The calendar server works with calendar clients such as Mozilla Sunbird to publish all of your homes calendars in one place. Each member of your household can publish a calendar to the server, and subscribe to every other member's. You can then coordinate any conflicts with the other subscribers. The published data synchronizes well, and the Web calendar looks good. The data is organized in a tabular format, with each calendar's information highlighted in a different color. Unfortunately, the current system does not allow users to edit each other's calendars.
The Personal Backup Appliance, available through the backups status page in the Web interface, is based on NFS, and lets an administrator boot a client machine with a limited Linux distro that has the sole purpose of doing a network backup. The system uses Intel's PXE system to network boot the client backup system. For clients that don't support PXE, a boot CD is available with the same limited Linux distro.
To back up my laptop, I turned on the PXE boot in the BIOS and rebooted. PXE found the backup server and booted the Linux distro over the network. The Linux distro prompted me to either Backup or Reload. I chose Backup, and when it was finished, my complete system existed in a compressed backup on the Amahi server. A 20GB backup of my old hardware took about 40 minutes; your mileage will vary depending on your hardware and amount and type of data being backed up.
Amahi's domain server, which is based on BIND, is installed and working on first boot. So is a DHCP server, to give you a simple way to configure the clients on your network to use the Amahi server. The setup works well, but if you have a router that also has DHCP capabilities, you will need to turn off one DHCP server or the other. I recommend using Amahi's; if you don't, you will need to configure your router to use Amahi's nameserver if you want all of your machines to have easy access to Amahi's various Web pages. Amahi uses OpenDNS for its forwarding nameserver. If you want to change that, you must work with the support group to reconfigure BIND to use your ISP's nameservers.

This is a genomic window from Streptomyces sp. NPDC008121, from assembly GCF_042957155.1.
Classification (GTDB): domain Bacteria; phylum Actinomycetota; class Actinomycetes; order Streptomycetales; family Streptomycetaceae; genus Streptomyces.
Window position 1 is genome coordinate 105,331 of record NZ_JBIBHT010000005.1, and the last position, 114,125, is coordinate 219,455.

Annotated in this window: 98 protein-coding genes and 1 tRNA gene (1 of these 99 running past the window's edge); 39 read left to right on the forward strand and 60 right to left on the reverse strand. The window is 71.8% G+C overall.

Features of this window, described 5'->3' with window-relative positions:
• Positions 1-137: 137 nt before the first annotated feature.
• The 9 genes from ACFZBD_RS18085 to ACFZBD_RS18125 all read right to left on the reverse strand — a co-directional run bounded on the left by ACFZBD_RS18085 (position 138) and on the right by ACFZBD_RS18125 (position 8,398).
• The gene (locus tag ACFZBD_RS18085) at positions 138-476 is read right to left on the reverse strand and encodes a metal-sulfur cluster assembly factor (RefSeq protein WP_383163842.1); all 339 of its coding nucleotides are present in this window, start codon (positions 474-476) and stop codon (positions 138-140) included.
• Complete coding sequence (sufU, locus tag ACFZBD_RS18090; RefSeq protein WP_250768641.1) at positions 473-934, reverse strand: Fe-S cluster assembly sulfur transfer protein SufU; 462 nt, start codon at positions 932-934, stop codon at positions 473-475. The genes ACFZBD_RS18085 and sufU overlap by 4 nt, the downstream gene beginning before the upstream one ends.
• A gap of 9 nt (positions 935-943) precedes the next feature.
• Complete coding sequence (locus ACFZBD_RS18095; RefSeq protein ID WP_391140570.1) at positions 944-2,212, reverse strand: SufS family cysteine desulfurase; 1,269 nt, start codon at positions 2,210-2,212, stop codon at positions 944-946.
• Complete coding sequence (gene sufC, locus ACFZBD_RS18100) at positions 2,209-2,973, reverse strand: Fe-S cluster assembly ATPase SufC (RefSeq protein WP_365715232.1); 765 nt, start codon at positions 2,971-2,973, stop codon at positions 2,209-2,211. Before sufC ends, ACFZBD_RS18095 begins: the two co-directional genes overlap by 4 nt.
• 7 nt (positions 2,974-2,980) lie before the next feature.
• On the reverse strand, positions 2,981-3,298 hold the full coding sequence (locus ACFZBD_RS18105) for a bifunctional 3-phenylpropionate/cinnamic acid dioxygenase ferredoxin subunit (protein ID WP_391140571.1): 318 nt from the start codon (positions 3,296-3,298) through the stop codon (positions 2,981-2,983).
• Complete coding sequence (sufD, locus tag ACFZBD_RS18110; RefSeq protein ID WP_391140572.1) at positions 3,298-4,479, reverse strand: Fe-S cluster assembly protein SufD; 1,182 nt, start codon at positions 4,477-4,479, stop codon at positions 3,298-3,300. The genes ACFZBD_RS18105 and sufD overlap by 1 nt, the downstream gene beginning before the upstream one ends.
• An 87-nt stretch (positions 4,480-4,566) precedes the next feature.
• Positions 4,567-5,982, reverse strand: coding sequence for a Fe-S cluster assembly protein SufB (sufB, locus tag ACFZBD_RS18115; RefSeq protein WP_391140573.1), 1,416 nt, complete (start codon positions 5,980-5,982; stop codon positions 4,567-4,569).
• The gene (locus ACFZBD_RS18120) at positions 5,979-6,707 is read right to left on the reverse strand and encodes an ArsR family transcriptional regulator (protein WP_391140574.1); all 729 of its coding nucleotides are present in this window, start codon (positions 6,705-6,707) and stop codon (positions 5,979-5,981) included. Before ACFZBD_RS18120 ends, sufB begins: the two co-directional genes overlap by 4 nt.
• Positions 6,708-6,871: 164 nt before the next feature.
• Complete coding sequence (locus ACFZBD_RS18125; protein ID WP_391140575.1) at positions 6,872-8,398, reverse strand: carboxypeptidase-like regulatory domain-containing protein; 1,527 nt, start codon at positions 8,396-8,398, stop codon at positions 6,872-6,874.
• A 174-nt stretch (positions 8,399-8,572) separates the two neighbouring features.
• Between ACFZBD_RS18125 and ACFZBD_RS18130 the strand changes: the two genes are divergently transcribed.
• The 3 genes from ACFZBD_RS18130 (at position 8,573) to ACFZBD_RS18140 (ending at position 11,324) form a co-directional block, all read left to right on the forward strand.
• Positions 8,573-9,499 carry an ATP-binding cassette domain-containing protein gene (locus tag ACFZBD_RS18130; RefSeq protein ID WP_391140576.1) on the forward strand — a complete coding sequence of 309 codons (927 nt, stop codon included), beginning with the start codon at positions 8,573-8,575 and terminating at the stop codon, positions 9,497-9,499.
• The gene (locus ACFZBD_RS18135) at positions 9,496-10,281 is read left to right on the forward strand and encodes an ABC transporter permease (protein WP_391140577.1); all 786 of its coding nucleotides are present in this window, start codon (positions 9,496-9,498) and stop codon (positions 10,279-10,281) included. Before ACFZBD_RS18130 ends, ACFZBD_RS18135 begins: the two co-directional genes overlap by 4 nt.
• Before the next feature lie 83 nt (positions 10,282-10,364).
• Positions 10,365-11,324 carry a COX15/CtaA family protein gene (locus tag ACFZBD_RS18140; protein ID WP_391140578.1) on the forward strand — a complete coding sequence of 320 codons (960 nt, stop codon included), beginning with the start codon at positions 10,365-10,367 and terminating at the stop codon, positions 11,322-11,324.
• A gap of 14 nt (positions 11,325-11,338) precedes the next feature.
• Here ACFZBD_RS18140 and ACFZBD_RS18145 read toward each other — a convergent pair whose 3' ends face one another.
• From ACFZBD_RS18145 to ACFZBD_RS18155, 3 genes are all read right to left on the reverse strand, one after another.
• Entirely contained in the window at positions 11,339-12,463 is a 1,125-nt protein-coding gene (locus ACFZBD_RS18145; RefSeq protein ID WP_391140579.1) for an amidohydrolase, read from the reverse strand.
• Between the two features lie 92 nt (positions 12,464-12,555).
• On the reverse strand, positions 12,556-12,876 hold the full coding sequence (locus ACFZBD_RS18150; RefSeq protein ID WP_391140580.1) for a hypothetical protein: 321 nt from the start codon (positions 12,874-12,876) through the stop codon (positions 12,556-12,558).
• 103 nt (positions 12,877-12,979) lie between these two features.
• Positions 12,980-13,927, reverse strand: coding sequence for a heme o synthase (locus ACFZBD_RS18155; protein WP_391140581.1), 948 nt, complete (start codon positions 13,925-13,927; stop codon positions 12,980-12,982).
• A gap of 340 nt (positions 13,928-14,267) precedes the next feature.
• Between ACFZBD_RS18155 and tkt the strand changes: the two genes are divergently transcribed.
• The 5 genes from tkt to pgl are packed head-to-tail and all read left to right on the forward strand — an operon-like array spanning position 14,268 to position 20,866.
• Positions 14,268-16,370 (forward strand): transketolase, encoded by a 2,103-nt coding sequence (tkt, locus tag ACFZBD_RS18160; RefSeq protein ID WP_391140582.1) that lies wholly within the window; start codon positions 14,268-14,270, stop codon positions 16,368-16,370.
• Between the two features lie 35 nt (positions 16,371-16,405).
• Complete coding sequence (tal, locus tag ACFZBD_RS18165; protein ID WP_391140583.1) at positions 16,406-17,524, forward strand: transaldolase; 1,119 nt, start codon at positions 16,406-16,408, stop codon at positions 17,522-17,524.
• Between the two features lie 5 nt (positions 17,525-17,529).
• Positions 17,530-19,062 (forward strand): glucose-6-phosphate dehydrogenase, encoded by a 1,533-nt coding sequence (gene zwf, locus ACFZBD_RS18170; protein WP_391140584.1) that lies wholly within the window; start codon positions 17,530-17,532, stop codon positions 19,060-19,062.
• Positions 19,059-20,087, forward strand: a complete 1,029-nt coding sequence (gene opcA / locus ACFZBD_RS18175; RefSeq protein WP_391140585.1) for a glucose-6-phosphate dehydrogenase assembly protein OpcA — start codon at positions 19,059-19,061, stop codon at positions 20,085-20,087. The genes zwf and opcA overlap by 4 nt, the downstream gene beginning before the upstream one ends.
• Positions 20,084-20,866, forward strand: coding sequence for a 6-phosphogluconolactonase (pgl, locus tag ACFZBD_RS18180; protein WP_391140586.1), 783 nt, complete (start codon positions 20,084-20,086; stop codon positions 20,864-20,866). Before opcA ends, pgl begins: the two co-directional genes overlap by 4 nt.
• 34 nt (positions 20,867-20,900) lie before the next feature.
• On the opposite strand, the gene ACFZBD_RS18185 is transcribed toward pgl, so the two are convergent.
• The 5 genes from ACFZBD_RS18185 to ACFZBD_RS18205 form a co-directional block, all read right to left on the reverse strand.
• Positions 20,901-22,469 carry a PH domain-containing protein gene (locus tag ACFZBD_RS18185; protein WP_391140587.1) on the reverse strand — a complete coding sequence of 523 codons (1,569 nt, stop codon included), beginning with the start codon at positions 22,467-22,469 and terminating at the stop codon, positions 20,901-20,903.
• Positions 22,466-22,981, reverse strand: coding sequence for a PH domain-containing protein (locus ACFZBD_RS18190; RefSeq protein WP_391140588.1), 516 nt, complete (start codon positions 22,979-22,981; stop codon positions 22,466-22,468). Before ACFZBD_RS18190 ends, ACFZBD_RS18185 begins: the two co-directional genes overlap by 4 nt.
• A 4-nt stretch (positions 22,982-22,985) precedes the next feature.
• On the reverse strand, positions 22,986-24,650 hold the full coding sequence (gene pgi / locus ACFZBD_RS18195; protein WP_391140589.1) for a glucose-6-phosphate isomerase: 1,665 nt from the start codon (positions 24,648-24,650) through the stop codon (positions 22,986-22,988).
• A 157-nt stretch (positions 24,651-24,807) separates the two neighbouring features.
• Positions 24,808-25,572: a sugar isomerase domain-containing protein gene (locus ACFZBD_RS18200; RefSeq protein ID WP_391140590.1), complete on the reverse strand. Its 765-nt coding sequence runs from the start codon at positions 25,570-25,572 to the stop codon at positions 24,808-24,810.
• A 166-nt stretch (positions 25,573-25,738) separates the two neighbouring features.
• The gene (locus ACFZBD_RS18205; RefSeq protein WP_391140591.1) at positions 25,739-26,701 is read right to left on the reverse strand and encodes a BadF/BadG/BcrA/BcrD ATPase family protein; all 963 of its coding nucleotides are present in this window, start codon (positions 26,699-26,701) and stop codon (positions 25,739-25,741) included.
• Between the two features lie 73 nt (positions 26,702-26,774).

Amahi's map server is impressive. Using entirely open source data from sources such as Open Street Map and Open Arial Map and code from Open Layers, the development team managed to come close to the level of sophistication of Google Maps. At the moment, it lacks the ability to search by address or get turn-by-turn instructions for moving from point A to point B, but the program is still in the early stages. Installation, while not a one-click venture, is simple -- click on the New Web App button, then unzip the code in the /var/hda/web-apps/my-new-app directory, and Amahi automatically adds the alias to Apache's configuration.
Installation for the WordPress software is much the same. Once it's installed, you can change the theme and behavior of WordPress, as well as add users, from the browser interface. In just a few minutes I had a functional blog page. If you want to make it available to the world, again work with the support team. Instructions for installing both Maps and WordPress are on the amahi.org wiki, and work well.
I do not have high-speed Internet yet and rarely have use for torrents, but Amahi includes a torrents server. To add files to the server, copy the files that you want to publish to the torrents share. The torrents server should then take over and do the rest. To access the configuration page on your server, go to http://torrents.
Other included apps are very basic and, I think, just show what Amahi can do. You can create a slideshow of any pictures on the Pictures share, store and find recipes on your server, and track your weight from one date to the next.
While Amahi is a powerful and easy-to-use tool, it has its problems. I sometimes have intermittent problems with the dashboard -- it sometimes won't initialize properly. The developers know about the problem and are working on it. Some of the tight integration, particularly with the named and dhcpd servers, causes me grief when I try to bring unusual networking situations into the mix, such as when I use my dialup laptop for a NAT server for my Amahi box. Getting the default route and DNS settings just right is sometimes a pain as Amahi is trying to do one thing and dialup is trying to do another. If you have problems, help is quickly available through the #amahi channel on irc.freenode.net, via email, the mailing list, or the wiki on the main project Web site. I found the developers quick to respond and pleasant and helpful.
If you install Amahi clean on good hardware, you shouldn't have much trouble with it. Its current applications are useful to the home user right away, and more are planned. Amahi raises the bar for what a home network appliance can do.